Does the idea of "Social Media Efficiencies" seem appealing and yet impossible? Are you overwhelmed at times by the sheer volume of information flowing at you online each day? Do you ever struggle with paralysis to act and decide simply because there are so many options, tools, and "How to's..." coming at you? If so, this post is just the ticket to help you narrow down the details and find a "doable" path forward!
The "fire hose" of information and ideas that can come at you daily on Twitter, Facebook, and is simply amazing. If Facebook could deliver you 1500 possible news feed posts a day, just think what the combination of social networks can deliver you! You have to narrow it down. By narrowing it down using tools and trusted resources you can be assured you aren't missing key things and yet your mind can be at peace and not distracted by the flood of content possibilities.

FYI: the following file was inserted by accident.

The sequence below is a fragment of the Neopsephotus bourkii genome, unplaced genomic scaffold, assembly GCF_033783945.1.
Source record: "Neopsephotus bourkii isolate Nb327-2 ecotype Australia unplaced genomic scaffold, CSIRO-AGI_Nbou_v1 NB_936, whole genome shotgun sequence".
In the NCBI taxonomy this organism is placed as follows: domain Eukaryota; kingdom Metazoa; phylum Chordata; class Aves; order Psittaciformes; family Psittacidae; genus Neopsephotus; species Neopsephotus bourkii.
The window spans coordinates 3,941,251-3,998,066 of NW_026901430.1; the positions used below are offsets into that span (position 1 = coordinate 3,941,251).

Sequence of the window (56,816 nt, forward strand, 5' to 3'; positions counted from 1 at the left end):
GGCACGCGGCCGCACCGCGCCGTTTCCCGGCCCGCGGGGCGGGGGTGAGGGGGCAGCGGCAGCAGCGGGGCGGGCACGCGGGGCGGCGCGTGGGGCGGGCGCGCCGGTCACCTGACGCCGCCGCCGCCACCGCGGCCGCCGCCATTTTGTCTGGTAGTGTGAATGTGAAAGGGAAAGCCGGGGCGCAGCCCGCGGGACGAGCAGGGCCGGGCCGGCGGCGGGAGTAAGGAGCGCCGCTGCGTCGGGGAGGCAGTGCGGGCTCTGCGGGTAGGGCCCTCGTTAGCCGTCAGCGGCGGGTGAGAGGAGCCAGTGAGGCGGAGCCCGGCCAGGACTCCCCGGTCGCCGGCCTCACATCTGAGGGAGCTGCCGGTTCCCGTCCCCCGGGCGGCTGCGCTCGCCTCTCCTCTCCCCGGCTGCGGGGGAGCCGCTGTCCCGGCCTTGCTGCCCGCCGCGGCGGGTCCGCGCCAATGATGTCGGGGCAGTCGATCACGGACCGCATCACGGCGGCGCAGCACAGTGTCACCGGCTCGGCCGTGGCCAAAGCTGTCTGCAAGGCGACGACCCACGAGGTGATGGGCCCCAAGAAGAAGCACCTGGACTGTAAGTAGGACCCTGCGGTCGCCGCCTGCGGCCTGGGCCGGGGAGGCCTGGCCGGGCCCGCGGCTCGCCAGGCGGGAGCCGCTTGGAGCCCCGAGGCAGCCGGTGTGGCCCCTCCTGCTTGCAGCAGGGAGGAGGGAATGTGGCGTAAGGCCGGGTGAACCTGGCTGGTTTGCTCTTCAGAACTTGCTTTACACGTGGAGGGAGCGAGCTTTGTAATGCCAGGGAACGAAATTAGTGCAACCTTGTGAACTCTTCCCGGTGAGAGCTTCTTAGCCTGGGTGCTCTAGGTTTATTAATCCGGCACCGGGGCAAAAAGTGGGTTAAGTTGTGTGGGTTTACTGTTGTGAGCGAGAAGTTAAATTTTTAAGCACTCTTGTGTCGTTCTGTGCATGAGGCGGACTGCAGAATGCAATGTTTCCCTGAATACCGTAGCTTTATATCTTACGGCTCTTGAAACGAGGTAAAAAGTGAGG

How many sources and resources can you follow extensively?
Following every potential source for social media advice can be simply overwhelming. Too many emails to review, too many podcasts to listen to, to many videos to watch, and too many blog posts to read. One way to combat that is to narrow down your sources. Watch numerous ones for a time and soon you will see who is hype and who is substance. There will be many that offer substance so the next criteria to simplify is "connection."
Do you "connect" with them?
By this I mean their style, their voice (fun, straight-forward, etc.) and by their mediums. If you like to subscribe to blog posts via email so you get access to anything new they put out, do they offer that? As well, if you like podcasts and blogs as the form of "digesting" resources, do they offer that? Are they active on social media where you prefer to hangout? Many resource people have a "go to" social site or at least 1-2 they focus on primarily.